Here at the University of Washington, our over-long academic year is finally ending, and I am eager to be gone. Quick as I can, I'll be at a spa near Poznań in Poland, first stop on a East European vacation. I thought I'd post a poem about departures: Anna Akhmatova's "Pesnia poslednei vstrechi" (Song of the Last Meeting).
Here's the lyric, as it appeared in Akhmatova's first book, Vecher (Evening) (1911):
Tak bespomoshchno grud' kholodela,
No shagi moi byli legkii.
Ia na pravuiu ruku nadela
Perchatku s levoi ruki.
Pokazolos', chto mnogo stupenei
A ia znala -- ikh tol'ko tri!
Mezhdu klenov shepot osenii
Poprosil: "So mnoi umri!
Ia obmanut moiei unyloi,
Peremenchivoi, zloi sud'boi."
Ia otvetila: "Miloi, miloi!
I ia tozhe, Umru s toboi . . ."
Eto pesnia poslednei vstrechi.
Ia vzglianula na temnyi dom.
Tol'ko v spal'ne goreli svechi
* * *
So helplessly my breast grew cold,
But my steps were light.
I put a left-hand glove
On my right.
It seemed there were many steps,
But I knew there were only three!
Among the maples an autumnal whisper
Begged: "Die with me!
I'm betrayed by my dismal,
Alterable, evil fate."
I answered: "Darling, darling!
I too, I will die with you . . ."
This is the song of the last meeting.
I looked at the dark house.
No light but bedroom candles,
An indifferent yellow flame.
What makes this poem remarkable is its severely compressed narrative. A woman precipitously leaves a house at night, and she feels both free and afraid. A disembodied voice, perhaps belonging to nature or to Autumn itself, calls to her and asks her to die, maybe kill herself. She looks back at the house and sees that only the bedroom is illuminated. What are we to make of this string of events?
Small details in this story carry a great deal of weight. The glove put on the wrong hand, for instance, hints at her confusion, as well as conveying a sense that things are not right, are out of order. The candlelight at the end is called "indifferent," similar to, one assumes, the man from whom the speaker has flung herself. "Bedroom," of course, suggests that the underlying trouble is marital, or sexual.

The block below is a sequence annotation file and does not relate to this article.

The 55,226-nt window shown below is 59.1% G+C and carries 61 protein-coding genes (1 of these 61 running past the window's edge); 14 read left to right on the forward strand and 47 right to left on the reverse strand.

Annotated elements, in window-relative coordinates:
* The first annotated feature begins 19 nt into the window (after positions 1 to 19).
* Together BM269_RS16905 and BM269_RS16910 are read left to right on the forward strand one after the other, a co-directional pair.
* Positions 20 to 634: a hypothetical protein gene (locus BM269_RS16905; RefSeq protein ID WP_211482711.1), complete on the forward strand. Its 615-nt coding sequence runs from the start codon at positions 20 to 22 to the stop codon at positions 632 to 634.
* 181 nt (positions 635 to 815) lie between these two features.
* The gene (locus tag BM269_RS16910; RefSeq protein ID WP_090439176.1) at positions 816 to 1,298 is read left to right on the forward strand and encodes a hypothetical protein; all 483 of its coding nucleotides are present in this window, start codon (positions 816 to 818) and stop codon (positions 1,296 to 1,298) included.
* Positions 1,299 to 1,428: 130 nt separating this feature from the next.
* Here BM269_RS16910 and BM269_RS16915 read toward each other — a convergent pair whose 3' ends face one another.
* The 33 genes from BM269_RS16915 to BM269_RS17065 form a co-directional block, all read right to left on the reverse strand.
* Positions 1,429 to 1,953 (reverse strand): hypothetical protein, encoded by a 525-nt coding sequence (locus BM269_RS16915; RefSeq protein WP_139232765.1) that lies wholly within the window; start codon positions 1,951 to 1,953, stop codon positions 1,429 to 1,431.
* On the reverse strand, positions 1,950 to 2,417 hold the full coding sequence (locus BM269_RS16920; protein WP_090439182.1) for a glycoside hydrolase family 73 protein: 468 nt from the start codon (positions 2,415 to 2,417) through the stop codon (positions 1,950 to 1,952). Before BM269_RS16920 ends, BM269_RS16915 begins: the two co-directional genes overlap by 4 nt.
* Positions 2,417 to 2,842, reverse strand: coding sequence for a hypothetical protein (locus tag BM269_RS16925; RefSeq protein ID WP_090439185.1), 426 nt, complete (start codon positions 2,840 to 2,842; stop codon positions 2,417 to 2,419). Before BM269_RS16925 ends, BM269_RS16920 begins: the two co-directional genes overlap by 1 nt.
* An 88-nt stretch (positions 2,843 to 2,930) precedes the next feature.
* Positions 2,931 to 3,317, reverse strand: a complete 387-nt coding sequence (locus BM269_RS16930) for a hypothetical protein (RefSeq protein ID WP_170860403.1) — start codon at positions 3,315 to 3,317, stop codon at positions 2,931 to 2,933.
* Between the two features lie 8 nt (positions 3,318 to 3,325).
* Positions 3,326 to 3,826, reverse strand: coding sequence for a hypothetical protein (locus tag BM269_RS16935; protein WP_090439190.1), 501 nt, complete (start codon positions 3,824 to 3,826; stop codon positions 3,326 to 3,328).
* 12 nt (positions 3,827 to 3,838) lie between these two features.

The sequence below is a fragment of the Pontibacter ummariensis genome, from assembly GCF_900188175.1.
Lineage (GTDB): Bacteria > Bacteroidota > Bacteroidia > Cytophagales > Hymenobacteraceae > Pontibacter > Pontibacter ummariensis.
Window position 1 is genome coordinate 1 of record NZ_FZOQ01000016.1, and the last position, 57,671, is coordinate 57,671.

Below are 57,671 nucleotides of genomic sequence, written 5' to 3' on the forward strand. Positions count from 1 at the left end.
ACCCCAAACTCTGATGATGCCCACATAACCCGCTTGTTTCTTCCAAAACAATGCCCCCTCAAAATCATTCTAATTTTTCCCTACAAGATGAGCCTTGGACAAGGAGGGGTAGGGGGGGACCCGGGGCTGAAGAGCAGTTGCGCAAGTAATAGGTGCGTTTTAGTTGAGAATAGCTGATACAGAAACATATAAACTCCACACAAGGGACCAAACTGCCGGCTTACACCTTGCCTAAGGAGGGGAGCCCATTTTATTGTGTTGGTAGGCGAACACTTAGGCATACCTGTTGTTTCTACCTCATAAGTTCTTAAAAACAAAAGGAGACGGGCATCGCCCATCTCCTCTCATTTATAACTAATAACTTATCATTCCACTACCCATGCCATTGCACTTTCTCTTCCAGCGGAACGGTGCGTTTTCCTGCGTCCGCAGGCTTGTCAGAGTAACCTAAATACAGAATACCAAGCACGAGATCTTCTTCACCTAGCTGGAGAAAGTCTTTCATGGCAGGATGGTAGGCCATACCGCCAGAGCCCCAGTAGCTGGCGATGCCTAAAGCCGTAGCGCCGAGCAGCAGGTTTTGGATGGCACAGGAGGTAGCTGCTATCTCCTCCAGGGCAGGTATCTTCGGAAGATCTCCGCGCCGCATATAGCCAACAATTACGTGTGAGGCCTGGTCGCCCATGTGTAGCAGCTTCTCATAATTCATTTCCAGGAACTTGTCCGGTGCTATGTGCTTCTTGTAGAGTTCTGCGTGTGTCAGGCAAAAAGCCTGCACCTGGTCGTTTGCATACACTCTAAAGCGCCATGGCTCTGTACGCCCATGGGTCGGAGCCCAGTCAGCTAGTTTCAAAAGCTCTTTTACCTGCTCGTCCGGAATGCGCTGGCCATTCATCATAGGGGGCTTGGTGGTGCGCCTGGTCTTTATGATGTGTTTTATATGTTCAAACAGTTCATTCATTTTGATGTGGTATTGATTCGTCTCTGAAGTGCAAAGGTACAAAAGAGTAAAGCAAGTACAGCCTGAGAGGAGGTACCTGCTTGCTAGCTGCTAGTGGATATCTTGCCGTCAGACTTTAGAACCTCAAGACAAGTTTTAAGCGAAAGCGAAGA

Then there are details that perplex instead of clarify. Why "maples" as opposed to any other kind of tree? Is it because maples are deciduous? Are we supposed to imagine bare-branched trees, denuded of leaves? Why is this a "last meeting"? Does "meeting" refer to what happened between the woman and someone in the house, or to an impending tryst between her and the enigmatic whisperer in the woods?
Akhmatova's first readers recognized in "Pesnia poslednei vstrechi" a powerful new voice in Russian poetry, a writer with taut tight control of language who was also capable of combining elusive mystery and realist precision. "Pesnia poslednei vstrechi" might have presented itself as a gesture of farewell, but paradoxically it served the opposite purpose, to help launch her career.
Near the top of my summer reading list is Alla Marchenko's Akhmatova: Zhizn' (Akhmatova: A Life), which was short listed for the Russian "Big Book" prize in 2009 (the second-most lucrative literary award in the world, after the Nobel). As far as I know, Marchenko's book hasn't been translated into English yet, and copies are still scarce in the USA. After I track one down, though, I'll surely have much more to say here about Akhmatova's amazing verse. Until then -- or at least until I return from Poland -- Do widzenia!